Roland Harrison: Research
One man working hard on bettering New Zealand’s burgeoning wine industry is not a winemaker nor a viticulturist. In fact, he’s rarely even near a vineyard – unless you count his own 100-vine planting.
Roland Harrison, director of the Centre of Viticulture and Oenology at Lincoln University, plays a big role in developing new research into all things wine. His career didn’t start out that way – he studied chemistry and completed a PhD at the University of Birmingham before moving into soil science.
His introduction to New Zealand was via a postdoctoral posting at Lincoln where he got the “fantastic opportunity” to wander around the South Island high country looking at different soils. He admits it was hardly a chore.
“It was a really wonderful experience and a great introduction to New Zealand.”
After a stint at Massey University in Palmerston North he headed back to the UK before returning to the New Zealand once more, again to Lincoln – this time for wine.
Since then he has been teaching wine chemistry and doing some interesting research into wine – most importantly the relationship between wine chemistry and the sensory attributes of pinot noir.
We might just drink it, but Harrison thinks it. He says pinot noir is interesting in that it has an ability to reflect its growing environment.
New Zealand, too, is special in that pinot noir is grown in a number of different areas including Central Otago, Waipara, Marlborough and Martinborough.
His students have done work on trying to capture the aroma profile of the different New Zealand pinot regions.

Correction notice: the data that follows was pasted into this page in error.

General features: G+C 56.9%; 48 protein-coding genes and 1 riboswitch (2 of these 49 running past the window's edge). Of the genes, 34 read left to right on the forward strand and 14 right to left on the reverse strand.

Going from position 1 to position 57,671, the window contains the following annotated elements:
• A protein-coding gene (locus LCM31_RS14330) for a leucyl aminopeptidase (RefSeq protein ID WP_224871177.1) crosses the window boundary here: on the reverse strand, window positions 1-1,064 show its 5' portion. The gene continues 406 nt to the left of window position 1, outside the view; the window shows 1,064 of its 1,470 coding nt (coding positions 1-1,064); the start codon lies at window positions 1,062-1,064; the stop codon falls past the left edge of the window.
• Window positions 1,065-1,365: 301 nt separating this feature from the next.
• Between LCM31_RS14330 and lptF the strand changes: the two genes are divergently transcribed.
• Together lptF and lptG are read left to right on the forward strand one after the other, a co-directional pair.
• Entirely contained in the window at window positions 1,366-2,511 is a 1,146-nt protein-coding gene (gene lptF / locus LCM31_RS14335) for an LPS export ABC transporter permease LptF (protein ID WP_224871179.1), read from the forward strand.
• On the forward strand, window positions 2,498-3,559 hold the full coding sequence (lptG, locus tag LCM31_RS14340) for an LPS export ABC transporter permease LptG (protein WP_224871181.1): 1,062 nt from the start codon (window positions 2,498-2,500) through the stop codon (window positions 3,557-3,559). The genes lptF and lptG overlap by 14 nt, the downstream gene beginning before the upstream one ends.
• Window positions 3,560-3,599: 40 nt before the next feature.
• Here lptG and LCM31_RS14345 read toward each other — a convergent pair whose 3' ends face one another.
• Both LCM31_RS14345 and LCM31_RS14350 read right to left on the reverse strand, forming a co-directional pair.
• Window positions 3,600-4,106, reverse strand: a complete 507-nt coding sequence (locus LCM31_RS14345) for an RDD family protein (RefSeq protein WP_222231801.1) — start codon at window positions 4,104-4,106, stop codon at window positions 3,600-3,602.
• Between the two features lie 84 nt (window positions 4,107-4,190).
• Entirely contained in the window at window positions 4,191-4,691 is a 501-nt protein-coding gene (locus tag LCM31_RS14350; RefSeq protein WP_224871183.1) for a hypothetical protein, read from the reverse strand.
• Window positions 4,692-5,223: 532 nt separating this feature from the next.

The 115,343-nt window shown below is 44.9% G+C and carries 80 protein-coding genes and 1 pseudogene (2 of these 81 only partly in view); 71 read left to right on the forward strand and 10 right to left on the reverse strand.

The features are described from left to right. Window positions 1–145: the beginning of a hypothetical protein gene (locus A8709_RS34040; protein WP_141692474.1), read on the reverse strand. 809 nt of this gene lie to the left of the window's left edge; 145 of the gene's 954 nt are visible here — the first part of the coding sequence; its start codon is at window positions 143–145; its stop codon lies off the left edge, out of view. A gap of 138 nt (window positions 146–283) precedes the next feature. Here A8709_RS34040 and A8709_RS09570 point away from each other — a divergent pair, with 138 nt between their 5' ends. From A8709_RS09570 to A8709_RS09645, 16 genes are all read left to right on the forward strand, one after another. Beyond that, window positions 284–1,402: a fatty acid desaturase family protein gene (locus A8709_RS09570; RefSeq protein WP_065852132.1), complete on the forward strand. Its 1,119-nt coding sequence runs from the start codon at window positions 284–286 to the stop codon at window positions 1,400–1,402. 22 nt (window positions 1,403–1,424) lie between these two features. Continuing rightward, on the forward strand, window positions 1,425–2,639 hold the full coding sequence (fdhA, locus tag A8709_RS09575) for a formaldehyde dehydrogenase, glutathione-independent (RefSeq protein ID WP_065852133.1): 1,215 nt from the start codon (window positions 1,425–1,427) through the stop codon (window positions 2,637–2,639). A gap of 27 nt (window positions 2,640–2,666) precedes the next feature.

“It was a really interesting study because we did some nice sensory work and we
did some nice chemistry work to see what it was we could find out about the different regions that were expressed
in the wine.”
They are also interested to find out what makes one wine “better” than another and what compounds affect how a wine looks, tastes and feels.
Harrison says he has always been interested in working at the “pointy end” of the industry – that is, he says, working with the people who are actually making the wine and helping them to make better decisions to create more interesting wines.
And what better way to round that off than at his own “nano vineyard” on the outskirts of Christchurch? His 100 vines produce about 80 to 100 bottles a year. Or as he puts it, “Enough to keep me going.”
Charlotte Severne: Educational equality
Charlotte Severne is on a mission to bring more young Māori into the science field.
“We are at a critical time for growing Māori capability within tertiary and graduate programmes,” she says. “Māori strength is in the number of youth we have as a percentage of our population – 33.8 per cent under 15 years old.
“Currently this group is not performing well in the mainstream and very few are filling roles on Māori-owned farms or forestry companies,” Severne says.